The Continental Congress assigned to Thomas Jefferson the task of drafting a Declaration of Independence and then cut one-quarter of what he wrote. The original text survives, however, as does a copy made by John Adams of what remained after a first edit. Those copies, plus a 1776 printing of the finished document, were displayed in The Private Jefferson: From the Collections of the Massachusetts Historical Society, a special exhibition on display at the Virginia Museum of History and Culture in 2016-2017.
Jefferson got the job because he essentially had already written the declaration in his 1774 Summary View of the Rights of British America, a landmark in Virginia history. A contemporary printing (Williamsburg, 1774) is displayed at the VMHC in The Story of Virginia exhibition. Jefferson’s goal was to persuade the Virginia delegation to the First Continental Congress to take a forceful posture toward Great Britain, but in 1774 he stepped back from the brink: “It is not our wish, nor our interest, to separate from her.” The pamphlet stated the logical conclusion to the colonial protest movement that had begun in 1765: “the British parliament has no right to exercise authority over us.”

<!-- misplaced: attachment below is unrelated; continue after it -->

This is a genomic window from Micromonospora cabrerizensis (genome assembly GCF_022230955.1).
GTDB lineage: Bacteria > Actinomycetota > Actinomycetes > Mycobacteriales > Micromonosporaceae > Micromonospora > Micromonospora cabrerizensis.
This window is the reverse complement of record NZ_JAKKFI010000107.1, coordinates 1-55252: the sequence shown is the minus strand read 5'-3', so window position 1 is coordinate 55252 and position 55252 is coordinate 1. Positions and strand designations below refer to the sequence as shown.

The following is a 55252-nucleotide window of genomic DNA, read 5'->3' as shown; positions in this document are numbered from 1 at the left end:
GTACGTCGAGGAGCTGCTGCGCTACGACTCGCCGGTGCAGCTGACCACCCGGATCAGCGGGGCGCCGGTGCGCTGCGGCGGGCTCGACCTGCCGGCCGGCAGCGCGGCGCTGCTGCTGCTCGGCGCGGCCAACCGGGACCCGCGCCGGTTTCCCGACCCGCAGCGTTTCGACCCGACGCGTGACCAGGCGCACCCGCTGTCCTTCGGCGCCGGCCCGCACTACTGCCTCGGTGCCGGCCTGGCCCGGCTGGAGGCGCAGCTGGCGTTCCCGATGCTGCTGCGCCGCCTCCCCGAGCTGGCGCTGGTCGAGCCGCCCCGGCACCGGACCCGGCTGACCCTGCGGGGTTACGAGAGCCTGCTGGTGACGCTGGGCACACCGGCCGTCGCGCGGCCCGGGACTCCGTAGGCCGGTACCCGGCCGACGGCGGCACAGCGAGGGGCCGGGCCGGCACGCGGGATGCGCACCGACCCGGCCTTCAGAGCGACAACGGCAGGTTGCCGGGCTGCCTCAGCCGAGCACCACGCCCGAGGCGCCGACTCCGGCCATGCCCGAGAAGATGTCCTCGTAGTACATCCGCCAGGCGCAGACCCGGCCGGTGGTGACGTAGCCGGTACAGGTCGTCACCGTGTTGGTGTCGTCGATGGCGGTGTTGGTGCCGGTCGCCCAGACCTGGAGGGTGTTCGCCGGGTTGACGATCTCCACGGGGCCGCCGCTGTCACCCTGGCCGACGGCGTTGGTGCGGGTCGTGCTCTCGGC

The importance of Summary View is proven by the reappearance in the Declaration of most of its ideas, beginning with Jefferson’s relentless attack of the king. For instance, in Summary View, Jefferson wrote that rights are derived from the laws of nature and are given by God to all people; that “free trade with all parts of the world” is a “natural right” that has been cut off by Great Britain; that “a series of oppressions” have been pursued by the king; that he has suspended colonial legislatures; that he has “laid his governors under such restrictions that they can pass no law”; and that he is “send[ing] over . . . mercenaries to invade & deluge us in blood.”